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Rule 13. Effect of Signing of Pleadings, Motions and Other Papers; Sanctions (1990)
The signatures of attorneys or parties constitute a certificate by them that they have read the pleading, motion, or other paper; that to the best of their knowledge, information, and belief formed after reasonable inquiry the instrument is not groundless and brought in bad faith or groundless and brought for the purpose of harassment. Attorneys or parties who shall bring a fictitious suit as an experiment to get an opinion of the court, or who shall file any fictitious pleading in a cause for such a purpose, or shall make statements in pleading which they know to be groundless and false, for the purpose of securing a delay of the trial of the cause, shall be held guilty of a contempt. If a pleading, motion or other paper is signed in violation of this rule, the court, upon motion or upon its own initiative, after notice and hearing, shall impose an appropriate sanctions available under Rule 215-2b, upon the person who signed it, a represented party, or both.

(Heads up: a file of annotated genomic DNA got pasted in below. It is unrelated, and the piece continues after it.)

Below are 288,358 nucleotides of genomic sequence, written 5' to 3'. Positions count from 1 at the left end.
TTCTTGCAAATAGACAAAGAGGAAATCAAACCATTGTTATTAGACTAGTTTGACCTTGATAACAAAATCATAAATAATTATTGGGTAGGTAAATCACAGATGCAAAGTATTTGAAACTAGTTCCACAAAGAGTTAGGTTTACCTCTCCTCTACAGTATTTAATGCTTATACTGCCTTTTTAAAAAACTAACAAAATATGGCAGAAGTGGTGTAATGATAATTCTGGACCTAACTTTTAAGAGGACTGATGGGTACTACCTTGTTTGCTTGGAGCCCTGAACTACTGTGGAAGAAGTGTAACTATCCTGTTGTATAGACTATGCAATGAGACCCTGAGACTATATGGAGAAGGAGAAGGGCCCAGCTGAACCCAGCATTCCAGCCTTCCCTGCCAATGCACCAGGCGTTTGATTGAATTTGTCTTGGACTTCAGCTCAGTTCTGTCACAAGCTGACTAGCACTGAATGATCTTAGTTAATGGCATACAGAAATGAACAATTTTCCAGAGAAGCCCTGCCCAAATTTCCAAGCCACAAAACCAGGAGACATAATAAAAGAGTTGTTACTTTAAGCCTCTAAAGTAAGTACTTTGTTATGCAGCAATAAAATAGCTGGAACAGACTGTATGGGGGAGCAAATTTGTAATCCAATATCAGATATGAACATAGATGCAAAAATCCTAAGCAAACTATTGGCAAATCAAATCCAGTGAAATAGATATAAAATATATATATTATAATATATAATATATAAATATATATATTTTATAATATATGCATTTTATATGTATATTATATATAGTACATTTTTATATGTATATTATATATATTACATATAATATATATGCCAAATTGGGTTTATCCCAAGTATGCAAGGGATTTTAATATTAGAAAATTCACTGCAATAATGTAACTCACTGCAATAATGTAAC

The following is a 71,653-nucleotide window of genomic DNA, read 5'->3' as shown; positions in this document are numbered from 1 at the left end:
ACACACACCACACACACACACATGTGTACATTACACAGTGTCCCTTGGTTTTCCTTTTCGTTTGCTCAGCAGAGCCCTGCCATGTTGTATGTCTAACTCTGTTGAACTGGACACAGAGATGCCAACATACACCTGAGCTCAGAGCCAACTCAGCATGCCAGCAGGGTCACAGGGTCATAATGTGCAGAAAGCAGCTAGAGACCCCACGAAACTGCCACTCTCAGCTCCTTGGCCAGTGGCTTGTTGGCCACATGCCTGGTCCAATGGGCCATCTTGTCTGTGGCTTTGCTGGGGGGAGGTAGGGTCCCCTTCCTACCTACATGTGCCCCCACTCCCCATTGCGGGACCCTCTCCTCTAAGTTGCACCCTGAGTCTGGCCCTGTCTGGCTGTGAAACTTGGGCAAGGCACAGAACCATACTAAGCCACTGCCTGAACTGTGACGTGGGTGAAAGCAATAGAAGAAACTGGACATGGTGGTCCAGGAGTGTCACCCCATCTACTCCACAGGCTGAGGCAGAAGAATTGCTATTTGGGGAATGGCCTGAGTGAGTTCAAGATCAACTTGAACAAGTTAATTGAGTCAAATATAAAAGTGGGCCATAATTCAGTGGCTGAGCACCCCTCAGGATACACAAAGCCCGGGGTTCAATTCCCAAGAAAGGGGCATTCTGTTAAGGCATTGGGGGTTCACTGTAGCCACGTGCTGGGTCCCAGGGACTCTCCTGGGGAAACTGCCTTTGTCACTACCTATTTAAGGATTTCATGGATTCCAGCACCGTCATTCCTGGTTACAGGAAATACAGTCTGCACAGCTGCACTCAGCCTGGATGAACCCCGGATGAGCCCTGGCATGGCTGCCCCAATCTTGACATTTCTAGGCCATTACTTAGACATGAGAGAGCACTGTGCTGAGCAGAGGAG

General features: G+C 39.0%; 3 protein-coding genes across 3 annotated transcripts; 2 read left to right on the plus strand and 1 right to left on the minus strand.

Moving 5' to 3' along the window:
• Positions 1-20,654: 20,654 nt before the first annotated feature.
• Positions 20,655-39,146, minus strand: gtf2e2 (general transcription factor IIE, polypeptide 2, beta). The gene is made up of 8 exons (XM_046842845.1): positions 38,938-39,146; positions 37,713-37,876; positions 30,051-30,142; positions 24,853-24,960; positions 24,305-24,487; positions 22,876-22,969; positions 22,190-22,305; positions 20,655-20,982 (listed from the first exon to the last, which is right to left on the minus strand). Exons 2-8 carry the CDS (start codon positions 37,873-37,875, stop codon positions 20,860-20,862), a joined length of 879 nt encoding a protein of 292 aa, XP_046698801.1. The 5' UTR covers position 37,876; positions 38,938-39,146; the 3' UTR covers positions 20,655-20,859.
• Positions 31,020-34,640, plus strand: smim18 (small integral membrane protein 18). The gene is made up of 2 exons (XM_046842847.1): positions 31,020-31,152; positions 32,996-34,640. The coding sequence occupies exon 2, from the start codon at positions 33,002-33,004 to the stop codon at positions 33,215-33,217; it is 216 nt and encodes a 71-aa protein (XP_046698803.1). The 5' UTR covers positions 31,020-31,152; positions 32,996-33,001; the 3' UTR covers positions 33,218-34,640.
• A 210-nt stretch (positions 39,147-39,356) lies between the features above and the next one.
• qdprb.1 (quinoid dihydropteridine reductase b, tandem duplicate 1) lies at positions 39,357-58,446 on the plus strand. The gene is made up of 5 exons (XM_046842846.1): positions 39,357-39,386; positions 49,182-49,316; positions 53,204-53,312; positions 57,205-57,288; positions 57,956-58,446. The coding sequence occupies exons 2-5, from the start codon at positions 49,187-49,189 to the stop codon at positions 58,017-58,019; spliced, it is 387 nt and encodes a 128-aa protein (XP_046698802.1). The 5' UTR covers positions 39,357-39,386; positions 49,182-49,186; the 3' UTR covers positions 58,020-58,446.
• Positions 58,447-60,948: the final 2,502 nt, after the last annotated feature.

Courts shall presume, that pleadings, motions, and other papers are filed in good faith. No sanctions under this rule may be imposed except for good cause, the particulars of which must be stated in the sanction order. "Groundless" for purposes of this rule means no basis in law or fact and not warranted by good faith argument for the extension, modification, or reversal of existing law. A general denial does not constitute a violation of this rule. The amount requested for damages does not constitute a violation of this rule.
Amended by order of April 24, 1990, eff. Sept. 1, 1990.
|Prior Amendments||Future Amendments|
|Oct. 29, 1940, eff. Sept. 1, 1941|
|July 15, 1987, eff. Jan. 1, 1988|